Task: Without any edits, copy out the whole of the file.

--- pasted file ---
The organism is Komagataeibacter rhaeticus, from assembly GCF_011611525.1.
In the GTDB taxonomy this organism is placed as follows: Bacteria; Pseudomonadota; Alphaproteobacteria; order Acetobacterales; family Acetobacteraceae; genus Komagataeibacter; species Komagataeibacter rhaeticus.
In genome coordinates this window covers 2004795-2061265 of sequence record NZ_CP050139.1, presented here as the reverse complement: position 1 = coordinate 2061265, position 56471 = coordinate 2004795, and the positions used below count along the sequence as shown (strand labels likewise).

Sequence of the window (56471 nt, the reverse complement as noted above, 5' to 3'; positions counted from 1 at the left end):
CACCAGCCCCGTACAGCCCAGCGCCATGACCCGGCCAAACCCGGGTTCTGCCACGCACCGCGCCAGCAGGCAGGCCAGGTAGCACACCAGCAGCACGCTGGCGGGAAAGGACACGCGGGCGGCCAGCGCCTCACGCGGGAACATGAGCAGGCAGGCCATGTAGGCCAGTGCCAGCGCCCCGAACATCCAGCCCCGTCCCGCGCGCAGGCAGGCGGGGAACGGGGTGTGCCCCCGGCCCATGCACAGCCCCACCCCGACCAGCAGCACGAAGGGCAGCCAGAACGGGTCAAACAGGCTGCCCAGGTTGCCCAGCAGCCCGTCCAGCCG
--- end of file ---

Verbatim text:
The organism is Komagataeibacter rhaeticus, from assembly GCF_011611525.1.
In the GTDB taxonomy this organism is placed as follows: Bacteria; Pseudomonadota; Alphaproteobacteria; order Acetobacterales; family Acetobacteraceae; genus Komagataeibacter; species Komagataeibacter rhaeticus.
In genome coordinates this window covers 2004795-2061265 of sequence record NZ_CP050139.1, presented here as the reverse complement: position 1 = coordinate 2061265, position 56471 = coordinate 2004795, and the positions used below count along the sequence as shown (strand labels likewise).

Sequence of the window (56471 nt, the reverse complement as noted above, 5' to 3'; positions counted from 1 at the left end):
CACCAGCCCCGTACAGCCCAGCGCCATGACCCGGCCAAACCCGGGTTCTGCCACGCACCGCGCCAGCAGGCAGGCCAGGTAGCACACCAGCAGCACGCTGGCGGGAAAGGACACGCGGGCGGCCAGCGCCTCACGCGGGAACATGAGCAGGCAGGCCATGTAGGCCAGTGCCAGCGCCCCGAACATCCAGCCCCGTCCCGCGCGCAGGCAGGCGGGGAACGGGGTGTGCCCCCGGCCCATGCACAGCCCCACCCCGACCAGCAGCACGAAGGGCAGCCAGAACGGGTCAAACAGGCTGCCCAGGTTGCCCAGCAGCCCGTCCAGCCG